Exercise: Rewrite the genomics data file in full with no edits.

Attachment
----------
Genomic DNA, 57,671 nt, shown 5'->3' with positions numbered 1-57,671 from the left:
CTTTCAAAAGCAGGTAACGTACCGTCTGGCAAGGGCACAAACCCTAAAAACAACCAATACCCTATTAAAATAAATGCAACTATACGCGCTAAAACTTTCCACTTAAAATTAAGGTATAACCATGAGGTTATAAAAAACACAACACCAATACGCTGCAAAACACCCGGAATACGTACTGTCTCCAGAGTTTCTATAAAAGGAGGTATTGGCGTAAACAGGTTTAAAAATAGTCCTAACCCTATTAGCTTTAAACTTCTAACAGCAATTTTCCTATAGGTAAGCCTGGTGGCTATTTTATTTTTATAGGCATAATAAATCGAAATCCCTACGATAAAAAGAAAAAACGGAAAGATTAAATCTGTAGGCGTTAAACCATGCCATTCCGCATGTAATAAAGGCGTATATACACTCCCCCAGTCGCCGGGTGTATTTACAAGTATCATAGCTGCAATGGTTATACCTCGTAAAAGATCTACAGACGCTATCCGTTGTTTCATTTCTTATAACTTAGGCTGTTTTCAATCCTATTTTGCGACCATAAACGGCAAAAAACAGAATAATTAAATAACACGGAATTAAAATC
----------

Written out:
Genomic DNA, 57,671 nt, shown 5'->3' with positions numbered 1-57,671 from the left:
CTTTCAAAAGCAGGTAACGTACCGTCTGGCAAGGGCACAAACCCTAAAAACAACCAATACCCTATTAAAATAAATGCAACTATACGCGCTAAAACTTTCCACTTAAAATTAAGGTATAACCATGAGGTTATAAAAAACACAACACCAATACGCTGCAAAACACCCGGAATACGTACTGTCTCCAGAGTTTCTATAAAAGGAGGTATTGGCGTAAACAGGTTTAAAAATAGTCCTAACCCTATTAGCTTTAAACTTCTAACAGCAATTTTCCTATAGGTAAGCCTGGTGGCTATTTTATTTTTATAGGCATAATAAATCGAAATCCCTACGATAAAAAGAAAAAACGGAAAGATTAAATCTGTAGGCGTTAAACCATGCCATTCCGCATGTAATAAAGGCGTATATACACTCCCCCAGTCGCCGGGTGTATTTACAAGTATCATAGCTGCAATGGTTATACCTCGTAAAAGATCTACAGACGCTATCCGTTGTTTCATTTCTTATAACTTAGGCTGTTTTCAATCCTATTTTGCGACCATAAACGGCAAAAAACAGAATAATTAAATAACACGGAATTAAAATC